Writing to young people about the Jubilee, the Holy Father tells them: Dear young people, go to meet Jesus the Savior! Love and adore Him in the Eucharist. He is present in the Holy Mass that makes sacramentally present the sacrifice of the Cross. He comes into us in Holy Communion and remains in the tabernacles of our churches, because He is our friend, the friend of all, especially of you young people, who are so much in need of confidence and love. ...The twenty-first century will be how you young people will want it to be and will make it. After so much violence and oppression, the world needs young people capable of building bridges to unite and reconcile. ...Only courageous young people, with minds and hearts open to high and generous ideals, will be able to restore beauty to life and to human relationships. Then this Jubilee time will truly be for all a year of the Lords grace.
The custom of spending time with the Lord in adoration of the Blessed Sacrament so that He can make us holy is growing in many dioceses and also in the Archdiocese of Chicago. Over ninety parishes of the Archdiocese now have some form of adoration of the Blessed Sacrament, including perpetual adoration in some cases. A Eucharistic Adoration Association has been formed (based at Marytown in Mundelein and at 7030 W. 63rd St., Chicago) with Bishop Joseph Perry as its episcopal moderator. Joan Carter McHugh of Lake Forest has just published a beautiful book on the Eucharist which explains not only our beliefs but also speaks of practices inspired by our faith and, most of all, gives the stories of saints made holy through devotion to Christ in the Blessed Sacrament (825 S. Waukegan Rd, Lake Forest). Liguori, the Redemptorist publishing house, has put out a booklet of prayers and devotions for Eucharistic Holy Hours. All these I take as signs of a thirst for holiness, for contact with the Lord in the Eucharist. This contact makes us Gods holy people and will help make the Jubilee a time of genuine spiritual renewal. For those looking for ways to grow closer to Jesus as we begin a new millennium, time spent in adoration of the Blessed Sacrament is a privileged way. May it be a way traveled by many more of us as we ask the Lord to make us holy in the year of Jubilee.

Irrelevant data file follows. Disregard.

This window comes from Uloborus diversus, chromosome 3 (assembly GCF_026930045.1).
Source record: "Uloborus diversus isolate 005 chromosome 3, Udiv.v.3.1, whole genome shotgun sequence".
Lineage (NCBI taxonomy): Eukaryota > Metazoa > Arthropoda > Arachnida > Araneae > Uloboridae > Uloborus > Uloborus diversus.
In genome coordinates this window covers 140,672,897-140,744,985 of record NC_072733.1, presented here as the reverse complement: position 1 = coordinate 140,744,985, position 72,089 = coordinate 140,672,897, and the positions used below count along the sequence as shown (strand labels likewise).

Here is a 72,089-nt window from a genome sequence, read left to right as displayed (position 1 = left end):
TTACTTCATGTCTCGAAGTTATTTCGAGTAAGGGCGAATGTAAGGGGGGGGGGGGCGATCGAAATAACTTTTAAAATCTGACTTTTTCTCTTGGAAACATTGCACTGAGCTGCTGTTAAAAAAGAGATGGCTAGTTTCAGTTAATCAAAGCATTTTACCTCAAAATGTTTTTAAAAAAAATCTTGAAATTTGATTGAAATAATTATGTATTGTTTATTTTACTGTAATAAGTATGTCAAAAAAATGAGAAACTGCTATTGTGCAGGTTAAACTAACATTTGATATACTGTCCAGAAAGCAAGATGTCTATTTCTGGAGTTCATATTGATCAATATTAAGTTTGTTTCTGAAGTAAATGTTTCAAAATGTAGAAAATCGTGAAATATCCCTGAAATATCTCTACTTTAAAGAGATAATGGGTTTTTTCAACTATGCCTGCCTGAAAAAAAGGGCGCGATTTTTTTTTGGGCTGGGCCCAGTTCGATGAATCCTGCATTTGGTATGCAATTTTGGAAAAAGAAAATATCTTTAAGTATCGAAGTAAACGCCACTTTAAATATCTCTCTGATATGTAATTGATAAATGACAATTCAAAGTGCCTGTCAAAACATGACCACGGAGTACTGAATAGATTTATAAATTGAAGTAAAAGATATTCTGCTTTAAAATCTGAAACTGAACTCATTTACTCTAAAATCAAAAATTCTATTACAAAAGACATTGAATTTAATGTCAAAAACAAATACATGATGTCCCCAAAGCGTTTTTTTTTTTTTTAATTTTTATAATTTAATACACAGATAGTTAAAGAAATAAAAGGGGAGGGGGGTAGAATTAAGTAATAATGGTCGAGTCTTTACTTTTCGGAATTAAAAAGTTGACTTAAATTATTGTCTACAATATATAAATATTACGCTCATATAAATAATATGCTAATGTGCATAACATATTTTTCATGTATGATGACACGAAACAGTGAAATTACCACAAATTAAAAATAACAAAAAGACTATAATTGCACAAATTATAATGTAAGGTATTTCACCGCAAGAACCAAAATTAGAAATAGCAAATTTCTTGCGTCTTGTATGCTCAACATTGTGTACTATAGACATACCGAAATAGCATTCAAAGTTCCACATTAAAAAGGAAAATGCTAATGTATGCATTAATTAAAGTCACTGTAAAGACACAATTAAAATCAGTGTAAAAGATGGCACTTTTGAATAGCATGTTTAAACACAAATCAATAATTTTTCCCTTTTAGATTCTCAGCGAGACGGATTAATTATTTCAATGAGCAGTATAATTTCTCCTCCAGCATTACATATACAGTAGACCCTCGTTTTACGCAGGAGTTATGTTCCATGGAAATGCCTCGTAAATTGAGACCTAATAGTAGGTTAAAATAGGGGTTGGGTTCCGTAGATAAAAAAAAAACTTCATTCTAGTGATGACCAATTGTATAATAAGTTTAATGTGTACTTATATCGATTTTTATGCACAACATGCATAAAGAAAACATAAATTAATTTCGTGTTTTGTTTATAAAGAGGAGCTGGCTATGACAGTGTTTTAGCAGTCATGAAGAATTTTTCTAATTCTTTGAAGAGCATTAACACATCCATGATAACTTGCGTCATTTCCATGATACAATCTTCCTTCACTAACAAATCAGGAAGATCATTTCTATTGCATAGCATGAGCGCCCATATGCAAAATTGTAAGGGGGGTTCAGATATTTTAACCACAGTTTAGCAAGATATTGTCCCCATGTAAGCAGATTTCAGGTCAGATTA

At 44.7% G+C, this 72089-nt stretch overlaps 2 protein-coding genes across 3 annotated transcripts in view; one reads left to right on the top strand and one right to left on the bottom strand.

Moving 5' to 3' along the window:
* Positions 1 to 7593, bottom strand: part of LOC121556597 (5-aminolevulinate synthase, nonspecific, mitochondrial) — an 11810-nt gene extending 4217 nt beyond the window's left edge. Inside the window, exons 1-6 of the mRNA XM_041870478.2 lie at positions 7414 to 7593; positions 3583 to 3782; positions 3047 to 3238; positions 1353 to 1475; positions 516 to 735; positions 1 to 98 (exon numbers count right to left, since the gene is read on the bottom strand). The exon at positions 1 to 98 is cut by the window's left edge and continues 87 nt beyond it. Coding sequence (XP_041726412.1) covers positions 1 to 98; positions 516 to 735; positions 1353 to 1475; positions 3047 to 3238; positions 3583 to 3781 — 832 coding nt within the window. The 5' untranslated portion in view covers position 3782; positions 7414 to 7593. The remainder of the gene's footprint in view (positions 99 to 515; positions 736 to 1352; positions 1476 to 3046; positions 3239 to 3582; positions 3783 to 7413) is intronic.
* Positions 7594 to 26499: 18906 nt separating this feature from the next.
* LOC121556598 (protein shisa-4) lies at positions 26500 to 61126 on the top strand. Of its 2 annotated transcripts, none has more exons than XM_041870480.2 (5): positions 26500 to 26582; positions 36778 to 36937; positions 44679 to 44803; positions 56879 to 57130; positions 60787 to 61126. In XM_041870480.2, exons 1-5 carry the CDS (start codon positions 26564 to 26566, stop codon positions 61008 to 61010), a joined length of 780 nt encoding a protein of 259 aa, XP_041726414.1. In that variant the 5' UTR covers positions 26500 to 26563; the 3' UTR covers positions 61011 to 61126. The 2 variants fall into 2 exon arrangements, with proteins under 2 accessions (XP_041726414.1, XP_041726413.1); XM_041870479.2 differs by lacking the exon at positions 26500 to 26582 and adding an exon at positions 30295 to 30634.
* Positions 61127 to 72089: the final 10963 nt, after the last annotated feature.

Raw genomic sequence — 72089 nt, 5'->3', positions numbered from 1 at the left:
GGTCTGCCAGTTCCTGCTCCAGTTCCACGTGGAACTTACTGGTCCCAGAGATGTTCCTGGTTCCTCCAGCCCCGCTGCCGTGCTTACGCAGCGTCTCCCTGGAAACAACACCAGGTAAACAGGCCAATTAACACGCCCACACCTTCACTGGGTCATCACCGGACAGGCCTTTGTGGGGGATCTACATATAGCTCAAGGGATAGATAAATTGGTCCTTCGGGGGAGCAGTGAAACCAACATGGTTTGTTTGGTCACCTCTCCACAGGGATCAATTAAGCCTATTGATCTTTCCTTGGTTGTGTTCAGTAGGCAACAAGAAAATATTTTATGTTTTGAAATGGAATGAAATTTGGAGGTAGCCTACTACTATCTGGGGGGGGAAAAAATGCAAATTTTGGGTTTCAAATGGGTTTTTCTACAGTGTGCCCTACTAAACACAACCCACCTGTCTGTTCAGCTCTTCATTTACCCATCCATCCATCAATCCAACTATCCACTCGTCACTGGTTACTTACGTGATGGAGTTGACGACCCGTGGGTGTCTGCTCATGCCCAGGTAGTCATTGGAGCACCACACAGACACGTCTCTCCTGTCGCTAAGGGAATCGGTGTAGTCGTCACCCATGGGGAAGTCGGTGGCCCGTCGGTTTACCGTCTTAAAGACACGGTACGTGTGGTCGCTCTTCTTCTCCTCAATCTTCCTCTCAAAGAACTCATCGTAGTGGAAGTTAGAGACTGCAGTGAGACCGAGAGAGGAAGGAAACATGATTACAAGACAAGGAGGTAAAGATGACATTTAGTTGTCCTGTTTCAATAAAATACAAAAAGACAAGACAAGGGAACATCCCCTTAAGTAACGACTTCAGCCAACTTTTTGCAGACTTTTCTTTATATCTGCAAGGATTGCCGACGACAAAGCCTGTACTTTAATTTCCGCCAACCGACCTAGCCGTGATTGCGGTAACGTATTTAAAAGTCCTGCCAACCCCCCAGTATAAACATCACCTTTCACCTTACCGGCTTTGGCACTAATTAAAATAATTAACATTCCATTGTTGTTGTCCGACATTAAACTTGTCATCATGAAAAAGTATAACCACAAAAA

Sincerely yours in Christ,
Francis Cardinal George, O.M.I.
Archbishop of Chicago
© The Catholic New World, Archdiocese of Chicago.
© The Catholic New World, Archdiocese of Chicago.
This item 1394 digitally provided courtesy of CatholicCulture.org